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I graduated college with a degree in computer science and a GPA of ~3.1, and I'm currently employed full time as a software engineer.

My GPA isn't impressive, but it's not bad either. When I was looking for my first job, I was told by recruiters that a soon-to-be or recent grad should always list their GPA, or risk recruiters assuming a worse GPA than you actually have.

That makes perfect sense to me, but what about someone who has professional experience? Of course the degree should remain on the resume, but at what point is college GPA no longer relevant?

  • I'll just comment that I did contract work after I graduated and in the IT field was never asked for my GPA. They only cared that I had a degree. If they want my GPA they can request my transcripts. I think have the time it is just an HR thing to ask for it, managers only care that you stuck it out and finished your time in college. The time I had to provide it on an application was with few government jobs, but they also had my transcripts. – Shawn Melton Jul 31 '15 at 23:59
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This varies from industry to industry. If you were a lawyer, it's quite possible that the school and GPA will still be relevant 5, 10, 20 years on. In your industry, the majority of employers (but yes you will get exceptions), won't care beyond your first job, it is in effect counting as your experience for the role.

If you change jobs frequently in your first couple of years (either by choice or by force), then you may need it, but likely there's a bigger issue changing so frequently so soon anyway.

After a few years of experience, your degree isn't going to mean too much anyway (unless you studied at somewhere like MIT), experience will conquer all (again, yes a few employers WILL still care so YMMV, but in general).

As a hiring manager I don't even tend to look at the details of a degree in an experienced hire, I just do my own due-diligence to ensure they have the required skills.

  • An applicant who has 10 years of experience between them and their GPA should honestly know better than to treat it as anything more than, at most, a personal achievement if it is very high (near perfect/honors status). I don't see any reason this would be different for lawyers, who have plenty of ways to demonstrate their value on a resume. – Air Jul 31 '15 at 20:27
  • Well I did say "possible", but in top legal firms this can be an issue (not just in Suits). In the UK a GPA is just starting to become a thing, mostly it's about the class of your degree. I used to work for someone who had a first from Oxford, and even though it was about 25 years since he'd graduated he still managed to work it into any conversation (really, talk about cheese and he'd get onto Oxford), he'd be impressed by a GPA after years of experience. – The Wandering Dev Manager Jul 31 '15 at 20:45
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    Sounds like the old joke, "How do you know someone went to Harvard? Because they'll tell you." – Air Jul 31 '15 at 20:50
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This really depends on how good the GPA was.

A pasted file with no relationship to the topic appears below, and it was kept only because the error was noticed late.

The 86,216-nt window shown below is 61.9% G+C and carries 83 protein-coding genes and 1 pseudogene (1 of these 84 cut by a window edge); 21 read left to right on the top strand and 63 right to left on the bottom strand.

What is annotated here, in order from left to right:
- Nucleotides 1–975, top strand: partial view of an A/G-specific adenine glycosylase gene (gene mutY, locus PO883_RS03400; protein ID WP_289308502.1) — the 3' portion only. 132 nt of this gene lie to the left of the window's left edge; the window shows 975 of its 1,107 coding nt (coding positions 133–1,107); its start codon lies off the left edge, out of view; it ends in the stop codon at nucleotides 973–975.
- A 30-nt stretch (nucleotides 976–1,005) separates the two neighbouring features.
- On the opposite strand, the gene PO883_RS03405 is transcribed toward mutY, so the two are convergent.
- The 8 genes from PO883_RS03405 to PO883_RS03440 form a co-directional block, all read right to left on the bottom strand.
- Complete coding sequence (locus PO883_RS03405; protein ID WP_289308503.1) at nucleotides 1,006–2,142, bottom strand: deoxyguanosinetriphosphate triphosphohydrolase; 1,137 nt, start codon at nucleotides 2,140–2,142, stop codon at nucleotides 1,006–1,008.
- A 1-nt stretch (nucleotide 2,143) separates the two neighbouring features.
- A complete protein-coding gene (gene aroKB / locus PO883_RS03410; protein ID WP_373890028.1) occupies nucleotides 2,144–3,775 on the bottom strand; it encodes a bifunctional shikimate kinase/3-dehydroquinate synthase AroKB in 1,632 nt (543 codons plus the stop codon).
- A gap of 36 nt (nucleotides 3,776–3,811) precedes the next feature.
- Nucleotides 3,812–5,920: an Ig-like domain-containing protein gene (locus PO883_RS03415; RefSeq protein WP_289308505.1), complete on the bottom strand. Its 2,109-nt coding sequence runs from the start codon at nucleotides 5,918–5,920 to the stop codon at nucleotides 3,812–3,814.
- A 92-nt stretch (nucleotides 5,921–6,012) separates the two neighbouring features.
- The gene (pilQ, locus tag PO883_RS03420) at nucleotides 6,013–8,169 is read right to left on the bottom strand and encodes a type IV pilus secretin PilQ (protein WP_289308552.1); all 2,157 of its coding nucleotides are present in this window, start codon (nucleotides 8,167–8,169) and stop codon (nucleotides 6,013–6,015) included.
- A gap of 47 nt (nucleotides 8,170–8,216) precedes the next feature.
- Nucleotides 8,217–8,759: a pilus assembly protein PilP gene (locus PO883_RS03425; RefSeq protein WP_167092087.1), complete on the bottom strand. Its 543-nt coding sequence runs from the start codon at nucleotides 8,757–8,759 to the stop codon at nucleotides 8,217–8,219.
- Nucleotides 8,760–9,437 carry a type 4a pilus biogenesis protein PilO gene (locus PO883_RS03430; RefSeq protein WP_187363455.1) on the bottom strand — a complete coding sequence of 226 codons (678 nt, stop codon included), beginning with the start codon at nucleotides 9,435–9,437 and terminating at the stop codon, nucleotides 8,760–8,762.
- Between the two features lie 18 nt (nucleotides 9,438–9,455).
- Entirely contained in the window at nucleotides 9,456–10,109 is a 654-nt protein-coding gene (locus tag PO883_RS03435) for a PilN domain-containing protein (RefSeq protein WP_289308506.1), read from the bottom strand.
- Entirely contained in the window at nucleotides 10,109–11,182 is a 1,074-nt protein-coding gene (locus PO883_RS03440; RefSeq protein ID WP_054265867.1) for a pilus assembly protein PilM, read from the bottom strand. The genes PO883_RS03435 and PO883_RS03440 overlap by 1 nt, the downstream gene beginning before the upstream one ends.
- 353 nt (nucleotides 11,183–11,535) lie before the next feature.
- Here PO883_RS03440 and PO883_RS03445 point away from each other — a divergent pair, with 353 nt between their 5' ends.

At a 3.1, you are probably better off removing it once you get your first job. The higher the GPA though, the better it is to keep on your CV. A good GPA - and by good i mean a GPA that is typically listed as a minimum requirement for jobs, not being american i am unsure, but around a 3.5+? - could be kept on your CV indefinitely.

This isn't to say that a lower GPA should be ashamed or anything, just that a higher GPA can be a better advert for your candidacy.

Keep the GPA by the school you went to, so that it blends in with the overall CV.

As a final note, the recruiters are right - until you get your first job (and your first year working at thst job!) you need to show your GPA.

  • I sometimes see minimum GPA requirements advertised with jobs, but it's usually for more old-fashioned tech companies, like Oracle, Cisco, and AT&T. Also, I once applied for a job that didn't have a GPA requirement advertised and the poorly-configured Taleo site spit out some error message related to a variable called GPA_3_0_KNOCKOUT. – Not My Real Profile Aug 2 '15 at 19:57
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Your mileage may vary but after one job of multiple years post college, the GPA is just a bit superfluous.

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Is the job you're at currently a student intern position? If so I think GPA is fairly relevant in those kind of jobs.

In any event, I think a lot of places are catching on that knowledge is better than pure GPA. My first job out of college this person I worked with graduated the same time. He had a GPA of 2.something but yet he turned out to be the best person at the company implementing many key projects and had vast knowledge. I'm honestly sad I can't ask him questions anymore.

So no, GPA probably won't be looked at but then again probably wouldn't hurt to put it in. I don't think they'll even ask about your GPA much less even care what it is.

  • No, as I said in the question I've graduated. I edited to clarify that it's a full time job. – Not My Real Profile Jul 31 '15 at 20:27

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